> in
> conflict are:
> 10.2.0.0-10.2.0.255;10.2.1.16-10.2.1.48;10.2.1.51-10.2.1.55;10
> .2.1.64-10
> .2.1
> .80;10.2.1.83-10.2.2.255;10.2.5.0-10.2.16.51;10.2.16.53-10.2.2
> 55.255;10.
> 192.
> 0.0-10.192.1.255;10.192.3.0-10.192.190.255;10.192.193.0-10.192
> .255.255;1
> 0.24
> 9.0.0-10.249.1.4;10.249.1.6-10.249.2.255;10.249.4.0-10.249.4.2
> 55;10.249.
> 6.0-
> 10.249.6.255;10.249.8.0-10.249.9.255;10.249.12.0-10.249.255.25
> 5;10.254.2
> 37.0
> -10.254.245.255;10.254.255.0-10.254.255.255;172.16.0.0-172.16.
> 252.255;17
> 2.16
> .254.0-172.16.255.255;192.168.0.0-192.168.19.255;192.168.30.0-
> 192.168.99
> .255
> ;192.168.115.0-192.168.118.255;192.168.135.0-192.168.135.255;1
> 92.168.137
> .0-1
> 92.168.141.255;192.168.161.0-192.168.162.255;192.168.166.0-192
> .168.166.2
> 55;1
> 92.168.168.0-192.168.168.255;192.168.182.0-192.168.198.255;192
> .168.200.0
> -192
> .168.200.255;192.168.211.0-192.168.211.255;192.168.223.0-192.1
> 68.223.255
> ;192
> .168.225.0-192.168.225.255;192.168.236.0-192.168.244.255;192.1
> 68.246.0-1
> 92.1
> 68.247.255;192.168.249.0-192.168.253.255;192.168.255.0-192.168
> .255.255;1
> 0.1.
> 10.0-10.1.10.15;10.255.255.255-10.255.255.255;.
> --------------------------------------------------------------
> ----------
> ----
> -------------------------------------------------
>
> Thanks
>
> -----Original Message-----
> From: Stefaan Pouseele [mailto:stefaan.pouseele@xxxxxxxxx]
> Sent: Sunday, January 08, 2006 1:37 PM
> To: [ISAserver.org Discussion List]
> Subject: [isalist] RE: S2S VPN: why are static routes
> sometimes needed?
>
>
> http://www.ISAserver.org
>
> Hi Roy,
>
> I'm not sure I understand your question!?!?
>
> If I'm the administrator of ISA-A, I define the remote network
> 192.168.44.0/24 as reachable through the tunnel endpoint 192.168.1.30.
> Now,
> 192.168.1.0/24 is a directly connected network. Why do I need
> to create
> a
> static route for 192.168.44.0/24 with Gateway 192.168.1.30 before it
> works?
>
> Thanks,
> Stefaan
>
> -----Original Message-----
> From: Roy Tsao [mailto:roy_tsao@xxxxxxxxxxxx]
> Sent: zondag 8 januari 2006 14:12
> To: [ISAserver.org Discussion List]
> Subject: [isalist] RE: S2S VPN: why are static routes
> sometimes needed?
>
> http://www.ISAserver.org
>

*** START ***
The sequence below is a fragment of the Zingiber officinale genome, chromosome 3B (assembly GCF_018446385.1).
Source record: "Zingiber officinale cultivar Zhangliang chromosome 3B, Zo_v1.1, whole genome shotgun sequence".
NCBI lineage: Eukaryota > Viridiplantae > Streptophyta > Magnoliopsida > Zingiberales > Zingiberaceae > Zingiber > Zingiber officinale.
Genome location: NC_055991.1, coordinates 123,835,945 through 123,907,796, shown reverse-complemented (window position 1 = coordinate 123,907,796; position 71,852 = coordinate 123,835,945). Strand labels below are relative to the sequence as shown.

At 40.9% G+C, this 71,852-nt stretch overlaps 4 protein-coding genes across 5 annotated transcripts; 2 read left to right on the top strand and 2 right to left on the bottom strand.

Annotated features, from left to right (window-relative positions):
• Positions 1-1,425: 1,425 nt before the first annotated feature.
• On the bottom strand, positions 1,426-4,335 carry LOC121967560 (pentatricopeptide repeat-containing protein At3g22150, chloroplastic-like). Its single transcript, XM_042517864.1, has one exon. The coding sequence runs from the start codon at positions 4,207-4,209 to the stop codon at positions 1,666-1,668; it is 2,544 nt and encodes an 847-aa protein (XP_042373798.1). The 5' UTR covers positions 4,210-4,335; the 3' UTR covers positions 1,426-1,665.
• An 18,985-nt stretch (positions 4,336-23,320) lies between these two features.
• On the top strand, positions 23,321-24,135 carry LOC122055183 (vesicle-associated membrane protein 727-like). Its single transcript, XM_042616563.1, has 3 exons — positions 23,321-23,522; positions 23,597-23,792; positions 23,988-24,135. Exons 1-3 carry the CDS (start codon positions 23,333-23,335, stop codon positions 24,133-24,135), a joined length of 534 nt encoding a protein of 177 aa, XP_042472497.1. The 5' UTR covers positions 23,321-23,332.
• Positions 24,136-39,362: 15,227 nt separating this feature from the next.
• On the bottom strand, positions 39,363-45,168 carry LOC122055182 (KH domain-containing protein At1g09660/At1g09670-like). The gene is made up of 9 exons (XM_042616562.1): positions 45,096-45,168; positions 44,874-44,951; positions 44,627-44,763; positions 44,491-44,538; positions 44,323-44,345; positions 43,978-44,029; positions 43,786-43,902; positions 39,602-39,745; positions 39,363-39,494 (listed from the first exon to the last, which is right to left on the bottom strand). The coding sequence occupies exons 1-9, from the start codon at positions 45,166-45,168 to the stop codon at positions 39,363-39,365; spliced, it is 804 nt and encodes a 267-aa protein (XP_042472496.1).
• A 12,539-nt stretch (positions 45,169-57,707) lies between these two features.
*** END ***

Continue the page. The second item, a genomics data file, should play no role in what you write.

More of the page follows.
> Hi Stefaan,
>
> Let us cencer on your initial diagrams you illustruated.
> In case the S2S VPN is within the protected network of ISA,
> it would be
> another story.
>
> If your saying "The route decision should be made on the outer IP
> header"
> is correct, why you need to addup a static route from ISA-A
> to internal
> network ID of ISA-B, then why you ask for this question??
>
> Thanks,
>
> Roy Tsao
>
> > Hi Roy,
> >
> > You wrote "ISA decides route before processing ESP". That would be a
> > very stupid way of determining the route! The route
> decision should be
> > made on the outer IP header (the tunnel) and not on the inner IP
> > header (the encapsulated traffic). In my case the remote tunnel
> > endpoint is on a direct connected network. So, the router RTR
> shouldn't be
> envolved at all.
> >
> > As an example, two more diagrams were a S2S VPN connection is needed
> > through a partner connection:
> >
> >                  +--- [RT1] --- Internet
> > LAN --- [ISA] ---+
> >                  +--- [RT2] --- Partner Network
> >
> >
> > LAN --- [ISA] --- [RT1] --- Internet
> >           !
> >           +------ [RT2] --- Partner Network
> >
> >
> > Thanks,
> > Stefaan
> >
> >
> > -----Original Message-----
> > From: Roy Tsao [mailto:roy_tsao@xxxxxxxxxxxx]
> > Sent: zondag 8 januari 2006 9:24
> > To: [ISAserver.org Discussion List]
> > Subject: [isalist] RE: S2S VPN: why are static routes sometimes
> needed?
> >
> > http://www.ISAserver.org
> >
> >
> > Hi Stefaan,
> >
> > After various lab test by me and also other ISA fans, we suspect in
> our
> > environment, you can add up a static route from upstream router to
> ISA-B's
> > external NIC. This is becuase
> > - no route tale change at ISA after enable S2S IPsec Tunnel VPN
> > - ISA decides route before processing ESP
> > - ESP is sent based on fixed route when packet exit ISA.
> > - when upstream router receive ESP heading for ISA-B's
> exernal NIC, it
> has
> > no route information at all!
> >
> > To addup a static route at ISA-A to ISA-B's internal
> network ID is one
> of
> > soultion based on above reason. However, is it more proper to set up
> adjust
> > route setting at upstream route? or any reason like security concern
> is
> > there making impossible?
> >
> > As for your 2nd test scenario, may I understand the failure
> is due to
> > diabled packet relay at router side?
> >